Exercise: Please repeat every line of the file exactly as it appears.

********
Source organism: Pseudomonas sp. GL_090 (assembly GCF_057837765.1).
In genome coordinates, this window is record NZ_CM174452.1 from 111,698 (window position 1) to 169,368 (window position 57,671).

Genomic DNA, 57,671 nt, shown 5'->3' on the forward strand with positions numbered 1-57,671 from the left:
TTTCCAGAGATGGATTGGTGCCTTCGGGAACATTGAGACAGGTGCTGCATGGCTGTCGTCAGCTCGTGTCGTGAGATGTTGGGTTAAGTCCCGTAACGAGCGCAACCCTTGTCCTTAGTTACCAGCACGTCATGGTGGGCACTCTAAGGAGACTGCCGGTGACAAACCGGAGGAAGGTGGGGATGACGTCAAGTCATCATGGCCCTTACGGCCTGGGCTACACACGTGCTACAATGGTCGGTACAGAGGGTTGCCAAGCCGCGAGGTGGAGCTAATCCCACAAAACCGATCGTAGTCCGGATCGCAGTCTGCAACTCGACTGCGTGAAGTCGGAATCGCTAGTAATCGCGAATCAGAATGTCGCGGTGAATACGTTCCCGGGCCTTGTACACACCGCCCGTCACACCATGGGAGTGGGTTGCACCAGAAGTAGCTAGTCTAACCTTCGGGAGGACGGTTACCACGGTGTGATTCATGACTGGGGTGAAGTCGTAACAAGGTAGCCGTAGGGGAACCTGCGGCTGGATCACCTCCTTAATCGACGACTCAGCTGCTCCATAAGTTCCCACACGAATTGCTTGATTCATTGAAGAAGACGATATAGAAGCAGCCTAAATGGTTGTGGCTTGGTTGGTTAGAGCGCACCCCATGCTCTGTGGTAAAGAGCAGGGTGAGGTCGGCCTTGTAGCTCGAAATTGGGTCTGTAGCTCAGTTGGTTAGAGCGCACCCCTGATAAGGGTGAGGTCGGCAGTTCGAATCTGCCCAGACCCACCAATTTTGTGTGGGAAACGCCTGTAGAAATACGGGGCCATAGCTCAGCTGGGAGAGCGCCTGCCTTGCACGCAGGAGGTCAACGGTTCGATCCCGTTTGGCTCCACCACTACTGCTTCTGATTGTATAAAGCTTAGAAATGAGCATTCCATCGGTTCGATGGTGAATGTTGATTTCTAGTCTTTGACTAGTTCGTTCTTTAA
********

Source organism: Pseudomonas sp. GL_090 (assembly GCF_057837765.1).
In genome coordinates, this window is record NZ_CM174452.1 from 111,698 (window position 1) to 169,368 (window position 57,671).

Genomic DNA, 57,671 nt, shown 5'->3' on the forward strand with positions numbered 1-57,671 from the left:
TTTCCAGAGATGGATTGGTGCCTTCGGGAACATTGAGACAGGTGCTGCATGGCTGTCGTCAGCTCGTGTCGTGAGATGTTGGGTTAAGTCCCGTAACGAGCGCAACCCTTGTCCTTAGTTACCAGCACGTCATGGTGGGCACTCTAAGGAGACTGCCGGTGACAAACCGGAGGAAGGTGGGGATGACGTCAAGTCATCATGGCCCTTACGGCCTGGGCTACACACGTGCTACAATGGTCGGTACAGAGGGTTGCCAAGCCGCGAGGTGGAGCTAATCCCACAAAACCGATCGTAGTCCGGATCGCAGTCTGCAACTCGACTGCGTGAAGTCGGAATCGCTAGTAATCGCGAATCAGAATGTCGCGGTGAATACGTTCCCGGGCCTTGTACACACCGCCCGTCACACCATGGGAGTGGGTTGCACCAGAAGTAGCTAGTCTAACCTTCGGGAGGACGGTTACCACGGTGTGATTCATGACTGGGGTGAAGTCGTAACAAGGTAGCCGTAGGGGAACCTGCGGCTGGATCACCTCCTTAATCGACGACTCAGCTGCTCCATAAGTTCCCACACGAATTGCTTGATTCATTGAAGAAGACGATATAGAAGCAGCCTAAATGGTTGTGGCTTGGTTGGTTAGAGCGCACCCCATGCTCTGTGGTAAAGAGCAGGGTGAGGTCGGCCTTGTAGCTCGAAATTGGGTCTGTAGCTCAGTTGGTTAGAGCGCACCCCTGATAAGGGTGAGGTCGGCAGTTCGAATCTGCCCAGACCCACCAATTTTGTGTGGGAAACGCCTGTAGAAATACGGGGCCATAGCTCAGCTGGGAGAGCGCCTGCCTTGCACGCAGGAGGTCAACGGTTCGATCCCGTTTGGCTCCACCACTACTGCTTCTGATTGTATAAAGCTTAGAAATGAGCATTCCATCGGTTCGATGGTGAATGTTGATTTCTAGTCTTTGACTAGTTCGTTCTTTAA